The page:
You may have noticed increasing commitments to reconciliation and indigenization, including in the University of Guelph’s new Strategic Plan 2022-27. But what do these terms mean? And what are the implications for research?
A good place to begin is with reconciliation. The Calls to Action of Canada’s Truth and Reconciliation Commission released in 2015 ask Canadians to acknowledge the reality of Indigenous peoples’ treatment by addressing the history of residential schools and their ongoing impacts. Learning about the past helps ensure it is not repeated, creating a beneficial legacy for all Canadians. Reconciliation also means implementing meaningful change to improve life for Indigenous peoples by supporting healing and ensuring equity and respect for Indigenous rights.
Post-secondary institutions have the power to help foster reconciliation by embracing the incorporation of Indigenous perspectives into teaching, learning, and research. This does not mean replacing or merging Indigenous knowledge or research methodologies with Western approaches. Instead, it involves creating an inclusive academic environment that genuinely welcomes and values Indigenous knowledge, people, and theories.
Indigenization of research is not one-size-fits-all. It means different things in different contexts. In some research settings, Indigenous and Western knowledge and research priorities are presented side by side and then woven together to create new collaborative ways of thinking and doing research. An example of this is UofG’s own Conservation through Reconciliation Partnership. In other contexts, Indigenous knowledge and research priorities are the primary focus, such as in the work of UofG Canada Research Chair Dr. Kim Anderson whose research centers urban Indigenous communities.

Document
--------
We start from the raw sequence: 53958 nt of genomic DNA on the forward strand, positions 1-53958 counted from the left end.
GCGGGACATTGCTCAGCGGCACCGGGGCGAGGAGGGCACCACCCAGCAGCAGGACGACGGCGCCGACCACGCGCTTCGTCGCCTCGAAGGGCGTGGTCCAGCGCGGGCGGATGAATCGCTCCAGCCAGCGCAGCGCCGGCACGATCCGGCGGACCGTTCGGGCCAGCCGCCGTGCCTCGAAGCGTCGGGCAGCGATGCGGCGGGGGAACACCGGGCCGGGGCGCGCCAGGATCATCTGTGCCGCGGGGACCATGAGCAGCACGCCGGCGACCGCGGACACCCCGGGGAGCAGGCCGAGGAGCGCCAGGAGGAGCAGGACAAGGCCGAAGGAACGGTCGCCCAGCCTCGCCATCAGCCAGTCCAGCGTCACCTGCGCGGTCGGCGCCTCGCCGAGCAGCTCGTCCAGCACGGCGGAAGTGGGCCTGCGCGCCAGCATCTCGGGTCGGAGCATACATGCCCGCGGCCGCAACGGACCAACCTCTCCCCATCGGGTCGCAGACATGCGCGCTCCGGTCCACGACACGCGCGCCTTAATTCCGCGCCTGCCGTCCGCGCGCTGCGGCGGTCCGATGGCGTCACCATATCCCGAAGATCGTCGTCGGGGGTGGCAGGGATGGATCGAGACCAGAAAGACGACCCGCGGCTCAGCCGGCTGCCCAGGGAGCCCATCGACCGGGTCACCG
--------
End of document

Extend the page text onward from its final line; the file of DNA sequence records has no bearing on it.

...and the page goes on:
Finally, research that is not explicitly with or about Indigenous peoples can be indigenized by seeking out diverse Indigenous perspectives and reflecting on the implications for the design of the research, thereby ensuring greater relevance and responsiveness to the needs and priorities of Indigenous peoples. A good example of this is the Indigenous engagement work of the Canadian Brain Research Strategy. Indigenization, therefore, could mean different things in different contexts. As we increase our commitment to indigenization we walk along the path toward reconciliation.
For additional information, feedback, or questions, please contact Joanne Garcia-Moores at firstname.lastname@example.org.
 Koleszar-Green, R. (2019). “What Can I Do?”: Teaching Indigenous Content in an Era of Reconciliation. Intersectionalities: A Global Journal of Social Work Analysis, Research, Polity, and Practice, 7(1), 68–81.